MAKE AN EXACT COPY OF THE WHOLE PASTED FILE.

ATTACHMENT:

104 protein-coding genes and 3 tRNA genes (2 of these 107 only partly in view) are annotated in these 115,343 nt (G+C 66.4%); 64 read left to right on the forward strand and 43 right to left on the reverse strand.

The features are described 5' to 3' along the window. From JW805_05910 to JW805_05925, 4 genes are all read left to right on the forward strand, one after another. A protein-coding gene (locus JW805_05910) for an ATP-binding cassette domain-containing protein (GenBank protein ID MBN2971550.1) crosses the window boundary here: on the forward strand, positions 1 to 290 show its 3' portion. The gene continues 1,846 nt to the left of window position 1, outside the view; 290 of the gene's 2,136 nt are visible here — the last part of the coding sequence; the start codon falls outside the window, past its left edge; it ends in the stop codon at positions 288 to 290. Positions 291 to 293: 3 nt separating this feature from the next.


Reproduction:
104 protein-coding genes and 3 tRNA genes (2 of these 107 only partly in view) are annotated in these 115,343 nt (G+C 66.4%); 64 read left to right on the forward strand and 43 right to left on the reverse strand.

The features are described 5' to 3' along the window. From JW805_05910 to JW805_05925, 4 genes are all read left to right on the forward strand, one after another. A protein-coding gene (locus JW805_05910) for an ATP-binding cassette domain-containing protein (GenBank protein ID MBN2971550.1) crosses the window boundary here: on the forward strand, positions 1 to 290 show its 3' portion. The gene continues 1,846 nt to the left of window position 1, outside the view; 290 of the gene's 2,136 nt are visible here — the last part of the coding sequence; the start codon falls outside the window, past its left edge; it ends in the stop codon at positions 288 to 290. Positions 291 to 293: 3 nt separating this feature from the next.